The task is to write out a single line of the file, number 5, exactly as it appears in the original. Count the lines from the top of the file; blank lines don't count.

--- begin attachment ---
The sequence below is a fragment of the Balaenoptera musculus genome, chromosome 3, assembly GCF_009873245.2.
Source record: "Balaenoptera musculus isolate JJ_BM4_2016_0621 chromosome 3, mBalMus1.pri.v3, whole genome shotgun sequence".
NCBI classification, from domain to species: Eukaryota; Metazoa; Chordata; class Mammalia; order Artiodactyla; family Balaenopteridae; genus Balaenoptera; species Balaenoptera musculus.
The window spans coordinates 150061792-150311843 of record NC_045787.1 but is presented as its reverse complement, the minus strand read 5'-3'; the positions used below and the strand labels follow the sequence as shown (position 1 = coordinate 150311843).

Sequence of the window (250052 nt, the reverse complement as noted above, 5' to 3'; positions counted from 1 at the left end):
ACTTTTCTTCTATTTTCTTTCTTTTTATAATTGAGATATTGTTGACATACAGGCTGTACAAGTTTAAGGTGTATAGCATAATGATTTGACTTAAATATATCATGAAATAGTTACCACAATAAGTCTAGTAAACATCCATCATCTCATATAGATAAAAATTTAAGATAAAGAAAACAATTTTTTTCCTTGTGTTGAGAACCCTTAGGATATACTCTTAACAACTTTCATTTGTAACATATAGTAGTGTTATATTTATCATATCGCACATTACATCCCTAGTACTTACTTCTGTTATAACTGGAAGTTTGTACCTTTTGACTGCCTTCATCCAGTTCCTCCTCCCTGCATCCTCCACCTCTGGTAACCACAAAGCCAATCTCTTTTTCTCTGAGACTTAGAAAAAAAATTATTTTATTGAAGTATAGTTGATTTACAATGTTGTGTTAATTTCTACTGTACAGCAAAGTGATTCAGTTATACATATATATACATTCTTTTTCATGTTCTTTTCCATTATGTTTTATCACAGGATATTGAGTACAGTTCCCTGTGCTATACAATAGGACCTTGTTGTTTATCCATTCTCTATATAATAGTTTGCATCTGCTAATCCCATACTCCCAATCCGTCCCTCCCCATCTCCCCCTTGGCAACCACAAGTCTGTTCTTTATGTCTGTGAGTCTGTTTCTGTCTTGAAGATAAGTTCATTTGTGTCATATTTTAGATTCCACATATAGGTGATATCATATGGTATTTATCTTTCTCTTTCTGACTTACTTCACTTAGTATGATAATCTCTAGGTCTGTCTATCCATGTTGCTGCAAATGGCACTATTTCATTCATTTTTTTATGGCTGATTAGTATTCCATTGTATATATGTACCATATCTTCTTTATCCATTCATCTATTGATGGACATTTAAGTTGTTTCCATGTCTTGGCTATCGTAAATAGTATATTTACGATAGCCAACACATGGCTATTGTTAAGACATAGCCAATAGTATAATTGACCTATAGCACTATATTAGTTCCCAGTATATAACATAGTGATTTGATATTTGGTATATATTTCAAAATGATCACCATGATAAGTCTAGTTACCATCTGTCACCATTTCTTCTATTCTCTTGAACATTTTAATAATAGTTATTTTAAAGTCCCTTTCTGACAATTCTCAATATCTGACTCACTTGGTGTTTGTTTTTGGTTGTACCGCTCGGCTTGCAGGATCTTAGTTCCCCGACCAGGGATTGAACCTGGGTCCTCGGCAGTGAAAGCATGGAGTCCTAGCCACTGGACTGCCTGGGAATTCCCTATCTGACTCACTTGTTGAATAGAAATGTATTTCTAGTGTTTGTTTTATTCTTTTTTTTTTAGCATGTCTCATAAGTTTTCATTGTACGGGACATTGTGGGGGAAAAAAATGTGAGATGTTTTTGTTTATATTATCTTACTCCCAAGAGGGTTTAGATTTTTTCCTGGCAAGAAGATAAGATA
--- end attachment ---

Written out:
Sequence of the window (250052 nt, the reverse complement as noted above, 5' to 3'; positions counted from 1 at the left end):